After all, transgressors are hiding in plain sight; all the details are on the bills of lading and if there was accident with a container where the weight had been misdeclared, it ought to be relatively simply to find and prosecute those that caused it.
Whether a further piece of legislation is needed to enforce the enforcement ought to be a moot point; except it isn’t, because the verified gross mass (VGM) amendment to Safety of Life at Sea (SOLAS) regulations on containers will enter force on 1 July, and yes, will add another layer of regulation to the industry.
Opponents argue it is needless – and while there are good grounds for that argument, they are trying to close a stable door years after the horse has bolted.
One of the largest US shipper bodies, the Agriculture Transportation Coalition (AgTC), recently called on regulatory body the US Coast Guard to delay implementation in the US for another year, because – to overly simplify a nine-page position paper that you can find here – its members weren’t aware of it, and now that they are, the implications appear unpalatable.
There are number of points which, in our opinion, the AgTC appears to be flatly wrong – many of which are summarised by this rebuttal from the World Shipping Council: Comments on AgTC Position Paper for Release (2).
To suggest that the shipping industry was not consulted on the SOLAS amendment is more than faintly insulting to scores of people from all sides of the shipping industry – carriers, terminals, forwarders and shippers – who spent years helping shape the legislation.
The apparently invisible law-making procedure took what seemed like an eon, and was extensively covered in the international trade press. This correspondent and at least another five or six journalists have written tens of thousands (possibly hundreds of thousands by freelancers paid by the word to fill blank pages) over the course of several years, as we charted its progress: from a series of incidents of overweight containers identified as the cause of a score or more of maritime accidents; through formation of a working group at the IMO; the detailed negotiations over the working and scope of the legislation; the subsequent vote at the IMO; and ratification by member states, including the US.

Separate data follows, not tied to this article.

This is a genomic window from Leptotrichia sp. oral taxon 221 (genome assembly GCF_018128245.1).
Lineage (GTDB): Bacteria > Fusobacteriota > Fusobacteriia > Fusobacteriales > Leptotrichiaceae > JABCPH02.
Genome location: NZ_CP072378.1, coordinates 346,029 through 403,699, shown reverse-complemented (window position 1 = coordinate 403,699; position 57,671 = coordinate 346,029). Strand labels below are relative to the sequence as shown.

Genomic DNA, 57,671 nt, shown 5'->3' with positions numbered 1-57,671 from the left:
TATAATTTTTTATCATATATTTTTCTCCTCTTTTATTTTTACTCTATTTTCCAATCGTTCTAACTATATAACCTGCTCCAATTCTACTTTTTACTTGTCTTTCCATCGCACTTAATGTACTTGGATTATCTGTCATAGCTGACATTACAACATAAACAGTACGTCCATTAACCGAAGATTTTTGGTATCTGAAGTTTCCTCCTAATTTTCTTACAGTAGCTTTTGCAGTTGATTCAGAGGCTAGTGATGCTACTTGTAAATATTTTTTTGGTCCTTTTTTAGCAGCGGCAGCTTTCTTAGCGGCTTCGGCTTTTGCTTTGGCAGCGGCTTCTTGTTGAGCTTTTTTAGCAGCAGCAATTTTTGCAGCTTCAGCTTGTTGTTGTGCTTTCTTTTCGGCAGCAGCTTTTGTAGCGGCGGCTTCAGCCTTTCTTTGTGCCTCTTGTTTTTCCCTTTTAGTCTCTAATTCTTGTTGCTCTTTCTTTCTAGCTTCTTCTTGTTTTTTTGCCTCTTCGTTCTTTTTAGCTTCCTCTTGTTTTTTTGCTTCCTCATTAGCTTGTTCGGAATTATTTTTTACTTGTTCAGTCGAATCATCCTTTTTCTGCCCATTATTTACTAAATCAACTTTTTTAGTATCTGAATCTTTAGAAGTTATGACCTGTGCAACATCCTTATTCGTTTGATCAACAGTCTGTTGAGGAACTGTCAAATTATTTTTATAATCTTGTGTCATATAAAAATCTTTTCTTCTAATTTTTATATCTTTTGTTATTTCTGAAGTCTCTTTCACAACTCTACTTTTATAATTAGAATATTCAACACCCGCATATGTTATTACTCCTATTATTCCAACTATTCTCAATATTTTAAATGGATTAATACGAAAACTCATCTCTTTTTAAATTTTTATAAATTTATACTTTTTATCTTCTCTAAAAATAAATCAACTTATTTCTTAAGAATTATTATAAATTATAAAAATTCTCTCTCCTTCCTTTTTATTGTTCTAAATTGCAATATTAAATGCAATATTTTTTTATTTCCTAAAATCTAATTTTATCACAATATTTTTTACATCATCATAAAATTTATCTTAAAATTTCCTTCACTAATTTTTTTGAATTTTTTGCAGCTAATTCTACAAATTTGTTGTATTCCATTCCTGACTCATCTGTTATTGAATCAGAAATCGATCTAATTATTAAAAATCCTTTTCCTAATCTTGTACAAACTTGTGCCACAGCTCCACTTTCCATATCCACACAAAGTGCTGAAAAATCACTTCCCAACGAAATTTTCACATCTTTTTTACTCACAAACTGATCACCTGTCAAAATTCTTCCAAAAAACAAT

And that final piece of the jigsaw occurred over two years ago, and since then there have been a series of conferences, seminars and working groups, white papers, articles and analyses produced and disseminated… and to even the most casual observer – and let’s face it, there aren’t many of those – it was evident that there would be issues with its implementation.
There are a lot of holes, an abundance of “what ifs…” and they will take time to iron out once it becomes part of normal working practices. And yes, there will be glitches in supply chains.
Are we really to believe that what bills itself as the largest exporters’ lobby group in the world’s largest economy didn’t know that such a fundamental piece of regulation was on its way? Personally, that stretches disbelief to new dimensions.
It might well be that being in such close proximity to the IMO – The Loadstar’s office is two and a half miles from its HQ – means we are more aware of its machinations, but that’s not much of an excuse in today’s interconnected world. Anyway, I know scores or companies and industry groups in the UK, Europe and across North America which are very well-acquainted with the legislation (if not entirely certain of the how global supply chains will look post-implementation, but then who is?).
As British International Freight Association director general Robert Keen said at recent seminar: “It’s here, it’s law and we’ve just got to get on with it.”
But what if they/we/ don’t/can’t?
Surely the implications of the US unilaterally reversing its ratification – which is effectively what the AgTC intends with its call for to delay implementation – are actually more serious than actual implementation?